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Helios lens

A brief photo review of the device Start N5901941

And today I am proud to present a very beautiful camera - an early start. By itself, this model is quite rare, and even more so in such excellent condition.

The start was produced for a relatively short time - from 1958 to 1964. The model has been the same all these years - just Start. However, the range of these devices includes several types with enough visual differences to make it interesting to have several options.

Earlier I had a review of the 1963 model. According to the classification from, it was a type-2c model. I recommend checking it out in advance. The device itself is more than interesting. I recommend to take a look. In the comments to the article, by the way, an interesting discussion about the reliability of these devices unfolded.

With this later model, I will compare our guest today. He is on the right in the photo.

This will be a 1959 copy with the number 5901941. According to, this is a type-1c model.

Let's look for differences.

What collectors love about this model is the glass inserts in the feed and rewind heads. The heads are higher.

The frame counter and the film type and speed guide are placed under the glass, and the pointers are printed on the glass. You need to turn the glass by a thin ribbed rim.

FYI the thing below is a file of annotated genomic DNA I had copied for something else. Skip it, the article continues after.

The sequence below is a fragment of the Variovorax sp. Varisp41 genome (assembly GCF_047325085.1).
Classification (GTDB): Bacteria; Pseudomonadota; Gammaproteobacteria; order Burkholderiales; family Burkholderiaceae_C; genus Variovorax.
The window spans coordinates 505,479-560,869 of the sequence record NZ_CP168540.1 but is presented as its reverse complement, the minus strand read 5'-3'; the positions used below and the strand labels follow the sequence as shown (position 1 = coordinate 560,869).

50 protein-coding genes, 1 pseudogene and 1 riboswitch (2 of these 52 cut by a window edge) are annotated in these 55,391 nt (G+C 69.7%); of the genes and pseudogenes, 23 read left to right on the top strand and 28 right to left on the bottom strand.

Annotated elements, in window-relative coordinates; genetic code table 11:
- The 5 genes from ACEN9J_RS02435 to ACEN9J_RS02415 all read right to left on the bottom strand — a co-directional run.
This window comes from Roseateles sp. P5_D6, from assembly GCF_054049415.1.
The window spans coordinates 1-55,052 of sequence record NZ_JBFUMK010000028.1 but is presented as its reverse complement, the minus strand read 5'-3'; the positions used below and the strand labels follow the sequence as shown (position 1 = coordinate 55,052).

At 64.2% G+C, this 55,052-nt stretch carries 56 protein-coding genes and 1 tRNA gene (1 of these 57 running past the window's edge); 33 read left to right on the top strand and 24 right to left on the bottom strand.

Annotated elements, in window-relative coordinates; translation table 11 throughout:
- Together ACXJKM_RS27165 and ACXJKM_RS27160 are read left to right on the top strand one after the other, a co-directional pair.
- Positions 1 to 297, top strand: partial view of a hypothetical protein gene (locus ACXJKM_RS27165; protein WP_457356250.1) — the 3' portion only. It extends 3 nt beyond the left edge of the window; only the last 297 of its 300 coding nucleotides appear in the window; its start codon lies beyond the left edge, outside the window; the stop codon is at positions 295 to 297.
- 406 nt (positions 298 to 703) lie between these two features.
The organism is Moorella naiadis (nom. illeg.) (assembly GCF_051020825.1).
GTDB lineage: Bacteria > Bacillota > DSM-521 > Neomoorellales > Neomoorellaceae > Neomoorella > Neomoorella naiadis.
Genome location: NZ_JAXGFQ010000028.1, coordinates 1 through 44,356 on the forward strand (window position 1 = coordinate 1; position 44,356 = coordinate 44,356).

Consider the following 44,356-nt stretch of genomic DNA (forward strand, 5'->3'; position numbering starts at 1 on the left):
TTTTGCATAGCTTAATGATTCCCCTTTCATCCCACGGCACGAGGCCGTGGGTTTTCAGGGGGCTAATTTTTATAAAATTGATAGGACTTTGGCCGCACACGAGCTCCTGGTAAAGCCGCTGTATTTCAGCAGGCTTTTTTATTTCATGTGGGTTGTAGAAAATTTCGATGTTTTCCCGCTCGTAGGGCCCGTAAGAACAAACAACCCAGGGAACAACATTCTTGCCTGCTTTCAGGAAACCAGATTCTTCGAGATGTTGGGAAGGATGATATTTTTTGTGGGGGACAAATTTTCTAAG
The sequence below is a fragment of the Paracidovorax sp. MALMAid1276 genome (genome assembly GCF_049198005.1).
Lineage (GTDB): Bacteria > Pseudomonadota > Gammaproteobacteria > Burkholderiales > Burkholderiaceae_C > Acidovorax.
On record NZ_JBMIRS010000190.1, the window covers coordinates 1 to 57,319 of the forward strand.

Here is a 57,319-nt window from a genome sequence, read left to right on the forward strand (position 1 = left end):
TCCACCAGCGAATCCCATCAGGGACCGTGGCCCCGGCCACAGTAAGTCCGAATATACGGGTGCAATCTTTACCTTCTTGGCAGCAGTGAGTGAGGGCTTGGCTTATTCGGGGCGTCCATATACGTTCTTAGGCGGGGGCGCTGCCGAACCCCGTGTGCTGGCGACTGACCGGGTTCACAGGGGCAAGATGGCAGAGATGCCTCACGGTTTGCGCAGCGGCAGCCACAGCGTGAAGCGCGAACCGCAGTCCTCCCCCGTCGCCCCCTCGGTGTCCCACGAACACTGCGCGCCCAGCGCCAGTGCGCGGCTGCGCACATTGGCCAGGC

I can not say that it is very convenient. Rather, on the contrary...

But it looks very stylish. The look at the Start of the early releases cannot be called anything other than aristocratic.

Another immediately noticeable difference is the shape of the trigger foot. The earlier version has a more massive trigger. It comes to the top panel, and a small ribbed drum protrudes upwards at its end. Also, the trigger of the early version has a “ready” position.
The later version has a flat, smooth trigger. It tightly adjoins the rear plane of the body, only protruding slightly above the upper plane. Still, it does not have a "ready" position.

I can’t say that using the late start trigger is directly inconvenient. But early in this sense is more comfortable, for my taste. Well, and more solid, of course.

From the less obvious.

The devices have different icons above the sync contact sockets.

The early version on the rear panel to the right of the viewfinder has a sliding latch for the lock of a removable pentaprism. The pentaprism cannot be removed unless the latch is opened.

The later model does not have a latch, the pentaprism is held only by friction. Although I don't see it as unreliable.

The early version has the number on the right, the late one on the left.

Well, for a snack.

Everyone knows that the Start viewfinder is equipped with optical wedges. Moreover, these wedges are not like the Zeniths. They are large and do not darken in low light conditions.

So, at the early Start, the wedges are tinted yellow.

Purely technically, the idea, I think, is that the yellow filter increases contrast and clarity, which should have helped sharp focus even more.

But such a yellow spot in the viewfinder - for 1959, it also looked very cool.

Something like that.

The lens on this copy of Helios-44 with the number 0156196.

Below are some larger photos.

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